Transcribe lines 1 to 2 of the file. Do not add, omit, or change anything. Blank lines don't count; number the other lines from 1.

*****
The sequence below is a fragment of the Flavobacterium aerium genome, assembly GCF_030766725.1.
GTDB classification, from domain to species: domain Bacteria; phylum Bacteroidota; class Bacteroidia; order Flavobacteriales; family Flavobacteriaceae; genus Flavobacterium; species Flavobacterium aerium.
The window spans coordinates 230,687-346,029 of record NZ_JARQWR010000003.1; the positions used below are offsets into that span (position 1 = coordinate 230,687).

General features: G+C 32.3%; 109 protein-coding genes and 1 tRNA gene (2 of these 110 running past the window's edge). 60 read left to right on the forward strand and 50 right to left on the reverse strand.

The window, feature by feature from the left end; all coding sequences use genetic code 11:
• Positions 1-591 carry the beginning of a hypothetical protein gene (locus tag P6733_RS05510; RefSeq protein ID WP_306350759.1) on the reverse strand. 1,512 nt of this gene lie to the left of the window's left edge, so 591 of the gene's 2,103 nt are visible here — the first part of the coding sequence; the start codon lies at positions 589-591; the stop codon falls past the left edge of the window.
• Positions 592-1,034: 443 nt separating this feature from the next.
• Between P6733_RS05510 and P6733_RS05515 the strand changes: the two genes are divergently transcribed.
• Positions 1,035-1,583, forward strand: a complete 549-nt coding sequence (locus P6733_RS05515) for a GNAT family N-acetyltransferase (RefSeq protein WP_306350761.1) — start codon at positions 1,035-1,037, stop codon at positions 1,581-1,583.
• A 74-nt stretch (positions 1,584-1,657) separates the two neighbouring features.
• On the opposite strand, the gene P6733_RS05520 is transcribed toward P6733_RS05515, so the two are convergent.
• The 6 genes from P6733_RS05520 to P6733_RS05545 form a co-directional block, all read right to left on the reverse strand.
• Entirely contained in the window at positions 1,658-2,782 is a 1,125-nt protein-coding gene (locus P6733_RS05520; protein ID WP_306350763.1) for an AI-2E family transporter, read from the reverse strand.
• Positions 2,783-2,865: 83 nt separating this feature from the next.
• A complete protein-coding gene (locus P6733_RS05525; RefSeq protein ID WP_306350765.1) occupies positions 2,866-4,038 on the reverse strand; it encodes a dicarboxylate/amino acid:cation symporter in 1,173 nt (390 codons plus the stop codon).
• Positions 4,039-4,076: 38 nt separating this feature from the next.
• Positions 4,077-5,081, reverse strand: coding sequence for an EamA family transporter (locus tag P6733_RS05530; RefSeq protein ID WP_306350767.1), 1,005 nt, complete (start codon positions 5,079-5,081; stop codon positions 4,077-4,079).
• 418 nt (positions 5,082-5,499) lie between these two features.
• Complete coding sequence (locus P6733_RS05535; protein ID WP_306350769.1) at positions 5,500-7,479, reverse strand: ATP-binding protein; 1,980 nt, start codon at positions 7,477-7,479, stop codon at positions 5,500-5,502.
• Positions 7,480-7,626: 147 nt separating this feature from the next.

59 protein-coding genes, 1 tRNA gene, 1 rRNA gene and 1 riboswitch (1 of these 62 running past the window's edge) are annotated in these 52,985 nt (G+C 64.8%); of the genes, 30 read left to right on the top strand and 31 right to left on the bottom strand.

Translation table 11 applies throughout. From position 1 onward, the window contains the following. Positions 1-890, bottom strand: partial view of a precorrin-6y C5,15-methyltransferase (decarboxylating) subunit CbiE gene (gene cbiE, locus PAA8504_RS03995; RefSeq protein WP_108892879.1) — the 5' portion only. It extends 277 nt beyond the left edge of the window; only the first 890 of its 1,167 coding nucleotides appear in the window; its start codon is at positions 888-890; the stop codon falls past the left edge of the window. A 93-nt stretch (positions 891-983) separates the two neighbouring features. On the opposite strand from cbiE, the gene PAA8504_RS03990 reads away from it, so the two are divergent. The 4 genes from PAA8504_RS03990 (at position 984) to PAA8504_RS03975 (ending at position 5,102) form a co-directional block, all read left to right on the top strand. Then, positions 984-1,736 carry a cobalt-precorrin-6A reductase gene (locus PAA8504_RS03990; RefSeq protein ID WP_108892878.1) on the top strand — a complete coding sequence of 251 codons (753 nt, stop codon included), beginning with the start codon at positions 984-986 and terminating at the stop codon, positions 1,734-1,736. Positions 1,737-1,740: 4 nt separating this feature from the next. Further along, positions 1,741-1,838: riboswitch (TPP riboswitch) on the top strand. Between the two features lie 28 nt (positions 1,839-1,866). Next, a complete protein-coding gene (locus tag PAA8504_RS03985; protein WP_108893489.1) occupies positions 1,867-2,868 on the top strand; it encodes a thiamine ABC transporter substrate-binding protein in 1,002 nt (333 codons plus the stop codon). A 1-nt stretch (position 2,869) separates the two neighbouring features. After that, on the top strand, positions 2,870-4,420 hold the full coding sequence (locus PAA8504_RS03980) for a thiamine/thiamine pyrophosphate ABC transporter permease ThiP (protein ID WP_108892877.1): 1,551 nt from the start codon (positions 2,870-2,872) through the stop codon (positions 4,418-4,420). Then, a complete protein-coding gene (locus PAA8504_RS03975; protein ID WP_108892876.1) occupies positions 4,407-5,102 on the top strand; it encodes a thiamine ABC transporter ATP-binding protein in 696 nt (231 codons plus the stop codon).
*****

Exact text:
The sequence below is a fragment of the Flavobacterium aerium genome, assembly GCF_030766725.1.
GTDB classification, from domain to species: domain Bacteria; phylum Bacteroidota; class Bacteroidia; order Flavobacteriales; family Flavobacteriaceae; genus Flavobacterium; species Flavobacterium aerium.